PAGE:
We are a generous people. I know this from the people who are in our congregation, people who inspire me.
There is the man who believes that giving time to weed and craft each corner into an outdoor shrine is a spiritual act. He spends hours at our congregation so that someone will walk through our doors and be inspired, touched, perhaps even healed by our natural environment.
There is the woman who gives generously of her resources. After taxes, bills, food, and life essentials are paid for, she shares with us each month over half of what is left. It is $20, and I am humbled by this act, placed in the basket each month. This money helps us continue to care for each other and our community, to truly make the world we live in a better place for our children.
There is the person who works all week, sometimes with 12-hour days, in finance. They come in after this work week to help us with financials, to give us skills that we likely couldn’t afford; they ensure the checks are cut to the charities, the staff, and the power company to keep the church lit.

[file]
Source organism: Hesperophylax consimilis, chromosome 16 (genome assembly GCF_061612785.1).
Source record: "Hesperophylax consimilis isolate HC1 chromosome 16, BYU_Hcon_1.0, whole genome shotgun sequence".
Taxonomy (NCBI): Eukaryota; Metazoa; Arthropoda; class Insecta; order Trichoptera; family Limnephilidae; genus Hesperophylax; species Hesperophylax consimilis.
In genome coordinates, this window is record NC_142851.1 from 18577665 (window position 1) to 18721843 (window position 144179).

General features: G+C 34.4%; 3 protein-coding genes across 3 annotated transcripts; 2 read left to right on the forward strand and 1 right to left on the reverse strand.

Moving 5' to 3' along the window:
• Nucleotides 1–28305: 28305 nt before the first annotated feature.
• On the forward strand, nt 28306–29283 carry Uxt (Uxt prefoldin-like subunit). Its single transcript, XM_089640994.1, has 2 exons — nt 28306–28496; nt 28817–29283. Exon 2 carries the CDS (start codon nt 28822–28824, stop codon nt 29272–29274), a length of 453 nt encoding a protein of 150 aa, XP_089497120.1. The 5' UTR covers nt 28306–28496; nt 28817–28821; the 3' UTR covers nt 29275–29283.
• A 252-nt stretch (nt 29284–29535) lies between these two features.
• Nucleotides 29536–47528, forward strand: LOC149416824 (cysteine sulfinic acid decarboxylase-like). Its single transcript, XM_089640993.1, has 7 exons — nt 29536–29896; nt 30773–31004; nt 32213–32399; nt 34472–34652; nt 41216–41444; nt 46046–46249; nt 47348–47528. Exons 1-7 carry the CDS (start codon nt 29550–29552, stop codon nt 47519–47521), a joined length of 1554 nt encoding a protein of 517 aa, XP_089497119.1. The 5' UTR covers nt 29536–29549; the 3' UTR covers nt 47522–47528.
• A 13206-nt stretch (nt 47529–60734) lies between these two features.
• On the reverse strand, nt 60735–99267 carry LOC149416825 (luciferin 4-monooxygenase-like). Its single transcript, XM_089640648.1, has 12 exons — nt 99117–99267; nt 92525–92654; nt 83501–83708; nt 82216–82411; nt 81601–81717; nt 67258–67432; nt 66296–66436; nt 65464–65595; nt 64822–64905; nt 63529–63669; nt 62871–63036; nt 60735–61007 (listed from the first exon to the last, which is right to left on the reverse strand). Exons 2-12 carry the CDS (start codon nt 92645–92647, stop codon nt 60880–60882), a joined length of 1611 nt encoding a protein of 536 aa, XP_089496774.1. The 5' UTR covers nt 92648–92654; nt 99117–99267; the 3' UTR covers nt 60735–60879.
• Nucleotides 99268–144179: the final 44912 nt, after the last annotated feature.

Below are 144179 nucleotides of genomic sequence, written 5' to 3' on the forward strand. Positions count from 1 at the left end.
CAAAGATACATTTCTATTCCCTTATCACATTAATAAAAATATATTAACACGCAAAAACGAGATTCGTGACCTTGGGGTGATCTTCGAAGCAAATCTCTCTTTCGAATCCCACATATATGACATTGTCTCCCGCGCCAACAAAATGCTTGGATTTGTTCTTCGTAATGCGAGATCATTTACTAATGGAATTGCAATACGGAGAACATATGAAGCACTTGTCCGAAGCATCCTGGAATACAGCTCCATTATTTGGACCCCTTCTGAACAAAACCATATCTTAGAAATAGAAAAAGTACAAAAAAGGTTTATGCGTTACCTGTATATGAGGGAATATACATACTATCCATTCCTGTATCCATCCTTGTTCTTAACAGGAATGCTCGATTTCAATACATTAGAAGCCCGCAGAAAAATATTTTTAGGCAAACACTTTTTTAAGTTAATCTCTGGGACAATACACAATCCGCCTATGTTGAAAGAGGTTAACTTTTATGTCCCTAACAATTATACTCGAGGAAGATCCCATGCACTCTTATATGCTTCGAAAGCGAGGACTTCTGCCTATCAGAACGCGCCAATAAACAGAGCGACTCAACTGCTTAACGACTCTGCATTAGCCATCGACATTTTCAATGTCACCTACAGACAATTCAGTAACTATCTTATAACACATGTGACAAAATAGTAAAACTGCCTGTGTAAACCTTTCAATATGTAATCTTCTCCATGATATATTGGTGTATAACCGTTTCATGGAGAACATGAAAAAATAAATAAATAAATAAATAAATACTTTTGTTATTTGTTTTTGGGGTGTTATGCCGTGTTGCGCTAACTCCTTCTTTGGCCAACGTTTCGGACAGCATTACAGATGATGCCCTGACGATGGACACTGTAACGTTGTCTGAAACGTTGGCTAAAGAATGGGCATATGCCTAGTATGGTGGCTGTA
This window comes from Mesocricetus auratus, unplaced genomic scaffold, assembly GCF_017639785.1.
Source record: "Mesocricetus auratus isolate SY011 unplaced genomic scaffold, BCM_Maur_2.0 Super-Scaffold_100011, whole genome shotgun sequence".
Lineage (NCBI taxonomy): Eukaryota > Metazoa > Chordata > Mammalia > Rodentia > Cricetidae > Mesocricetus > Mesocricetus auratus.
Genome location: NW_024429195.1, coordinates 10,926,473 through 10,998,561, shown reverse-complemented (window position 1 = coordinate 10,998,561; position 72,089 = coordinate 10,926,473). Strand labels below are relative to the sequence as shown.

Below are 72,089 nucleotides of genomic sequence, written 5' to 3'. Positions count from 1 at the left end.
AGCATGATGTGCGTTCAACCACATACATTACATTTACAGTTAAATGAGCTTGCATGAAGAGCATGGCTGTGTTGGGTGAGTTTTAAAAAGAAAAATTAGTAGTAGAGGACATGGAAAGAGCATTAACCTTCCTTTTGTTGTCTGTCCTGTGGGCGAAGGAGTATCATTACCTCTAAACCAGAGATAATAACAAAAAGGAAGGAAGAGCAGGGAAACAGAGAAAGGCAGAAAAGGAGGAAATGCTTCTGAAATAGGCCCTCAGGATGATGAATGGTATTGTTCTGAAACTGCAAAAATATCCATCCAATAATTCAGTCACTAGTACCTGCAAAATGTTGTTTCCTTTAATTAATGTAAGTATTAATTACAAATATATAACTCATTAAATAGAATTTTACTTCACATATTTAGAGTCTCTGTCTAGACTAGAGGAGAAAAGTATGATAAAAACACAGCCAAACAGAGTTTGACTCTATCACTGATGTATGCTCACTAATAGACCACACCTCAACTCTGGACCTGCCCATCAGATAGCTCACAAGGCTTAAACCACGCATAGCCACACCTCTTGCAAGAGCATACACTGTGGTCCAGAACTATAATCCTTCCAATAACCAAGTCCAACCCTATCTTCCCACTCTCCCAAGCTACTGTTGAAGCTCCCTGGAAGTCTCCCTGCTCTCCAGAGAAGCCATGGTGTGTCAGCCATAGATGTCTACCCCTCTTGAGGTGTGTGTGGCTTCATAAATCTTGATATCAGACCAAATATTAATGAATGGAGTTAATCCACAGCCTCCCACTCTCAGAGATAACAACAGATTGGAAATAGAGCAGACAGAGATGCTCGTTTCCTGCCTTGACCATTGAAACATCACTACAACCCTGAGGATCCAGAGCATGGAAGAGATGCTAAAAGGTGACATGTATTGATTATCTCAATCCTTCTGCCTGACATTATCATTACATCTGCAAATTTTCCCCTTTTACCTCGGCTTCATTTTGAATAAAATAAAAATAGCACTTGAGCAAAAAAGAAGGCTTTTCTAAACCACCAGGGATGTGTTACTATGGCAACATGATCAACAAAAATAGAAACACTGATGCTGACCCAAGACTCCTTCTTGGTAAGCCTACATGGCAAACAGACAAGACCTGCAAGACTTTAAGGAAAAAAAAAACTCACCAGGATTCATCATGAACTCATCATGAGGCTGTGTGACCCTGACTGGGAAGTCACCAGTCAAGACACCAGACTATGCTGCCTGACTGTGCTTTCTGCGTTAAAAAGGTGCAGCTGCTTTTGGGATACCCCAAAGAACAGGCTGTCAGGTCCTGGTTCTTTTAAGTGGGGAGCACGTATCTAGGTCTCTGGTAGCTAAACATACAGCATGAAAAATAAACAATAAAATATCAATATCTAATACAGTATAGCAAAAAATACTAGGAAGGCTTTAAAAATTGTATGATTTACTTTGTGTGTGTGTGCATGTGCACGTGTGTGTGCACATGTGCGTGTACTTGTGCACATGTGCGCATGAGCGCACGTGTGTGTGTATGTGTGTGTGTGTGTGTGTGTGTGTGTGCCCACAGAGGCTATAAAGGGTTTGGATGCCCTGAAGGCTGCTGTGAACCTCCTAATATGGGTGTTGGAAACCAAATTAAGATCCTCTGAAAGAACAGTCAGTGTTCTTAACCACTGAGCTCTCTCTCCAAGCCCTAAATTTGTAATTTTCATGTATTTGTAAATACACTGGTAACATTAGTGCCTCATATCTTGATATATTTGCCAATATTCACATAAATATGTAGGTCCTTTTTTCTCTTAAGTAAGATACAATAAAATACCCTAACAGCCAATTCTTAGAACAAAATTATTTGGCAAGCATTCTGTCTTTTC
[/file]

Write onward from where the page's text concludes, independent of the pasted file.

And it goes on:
There are many more I couldn’t name. Some greet before each church service, being the face of welcome to everyone who comes through our doors. Some sit on teams or committees and search for the right words to tell the world who we are. Some clean-up the kitchen and make coffee. Some come into the office and make copies, send emails, and welcome visitors.
We are a generous people.
This month with the theme of service, we will celebrate the generosity within our community as well as the gifts many of us offer outside of our community. It is said that many progressive people actually tithe, the old practice of giving 10% of one’s income to the church. We tithe by giving both to our congregation and the rest out in the world! Charitable organizations, non-profits, and advocacy groups are the recipients of countless Unitarian Universalist supporters.
We are often quiet in our generosity, private about our giving. Nonetheless, we are a generous people who believe in the act of service.
So why do we believe in generosity? Why do we hold up service as one of the basic elements of our faith?
It’s true that some of us were raised with the values of generosity and service, but many of us were also raised in the consumer culture of more and more. Yet we’ve made bold, different decisions. Why?
Come join us in exploring the deep roots of service in Unitarian Universalism, something that is even crafted into our symbol the chalice. We’ll consider how to sustain service for our children and their children, and celebrate service in our very midst!
With gratitude for the journey and companions on the path,